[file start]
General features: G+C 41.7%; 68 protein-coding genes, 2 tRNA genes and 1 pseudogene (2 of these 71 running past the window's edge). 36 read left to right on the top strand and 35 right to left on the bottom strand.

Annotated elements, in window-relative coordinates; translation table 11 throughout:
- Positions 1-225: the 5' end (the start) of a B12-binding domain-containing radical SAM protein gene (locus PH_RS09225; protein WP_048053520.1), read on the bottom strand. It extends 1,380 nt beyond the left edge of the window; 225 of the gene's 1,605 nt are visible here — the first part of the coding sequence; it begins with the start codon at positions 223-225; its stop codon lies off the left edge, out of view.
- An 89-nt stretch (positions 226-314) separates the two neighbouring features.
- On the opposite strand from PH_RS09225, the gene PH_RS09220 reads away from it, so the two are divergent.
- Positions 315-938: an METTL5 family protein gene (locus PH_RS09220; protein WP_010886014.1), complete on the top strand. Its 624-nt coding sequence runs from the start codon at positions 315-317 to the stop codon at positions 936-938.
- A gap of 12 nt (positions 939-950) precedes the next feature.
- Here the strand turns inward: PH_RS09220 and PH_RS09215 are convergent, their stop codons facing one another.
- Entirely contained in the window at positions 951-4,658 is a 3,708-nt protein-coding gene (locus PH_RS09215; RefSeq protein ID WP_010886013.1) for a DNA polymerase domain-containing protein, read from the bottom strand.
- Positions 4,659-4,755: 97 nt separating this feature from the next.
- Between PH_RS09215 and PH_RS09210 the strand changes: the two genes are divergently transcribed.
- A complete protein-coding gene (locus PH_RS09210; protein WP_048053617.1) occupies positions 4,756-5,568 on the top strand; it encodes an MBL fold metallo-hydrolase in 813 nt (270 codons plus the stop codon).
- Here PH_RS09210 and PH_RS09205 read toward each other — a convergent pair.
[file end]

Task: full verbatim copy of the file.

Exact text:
General features: G+C 41.7%; 68 protein-coding genes, 2 tRNA genes and 1 pseudogene (2 of these 71 running past the window's edge). 36 read left to right on the top strand and 35 right to left on the bottom strand.

Annotated elements, in window-relative coordinates; translation table 11 throughout:
- Positions 1-225: the 5' end (the start) of a B12-binding domain-containing radical SAM protein gene (locus PH_RS09225; protein WP_048053520.1), read on the bottom strand. It extends 1,380 nt beyond the left edge of the window; 225 of the gene's 1,605 nt are visible here — the first part of the coding sequence; it begins with the start codon at positions 223-225; its stop codon lies off the left edge, out of view.
- An 89-nt stretch (positions 226-314) separates the two neighbouring features.
- On the opposite strand from PH_RS09225, the gene PH_RS09220 reads away from it, so the two are divergent.
- Positions 315-938: an METTL5 family protein gene (locus PH_RS09220; protein WP_010886014.1), complete on the top strand. Its 624-nt coding sequence runs from the start codon at positions 315-317 to the stop codon at positions 936-938.
- A gap of 12 nt (positions 939-950) precedes the next feature.
- Here the strand turns inward: PH_RS09220 and PH_RS09215 are convergent, their stop codons facing one another.
- Entirely contained in the window at positions 951-4,658 is a 3,708-nt protein-coding gene (locus PH_RS09215; RefSeq protein ID WP_010886013.1) for a DNA polymerase domain-containing protein, read from the bottom strand.
- Positions 4,659-4,755: 97 nt separating this feature from the next.
- Between PH_RS09215 and PH_RS09210 the strand changes: the two genes are divergently transcribed.
- A complete protein-coding gene (locus PH_RS09210; protein WP_048053617.1) occupies positions 4,756-5,568 on the top strand; it encodes an MBL fold metallo-hydrolase in 813 nt (270 codons plus the stop codon).
- Here PH_RS09210 and PH_RS09205 read toward each other — a convergent pair.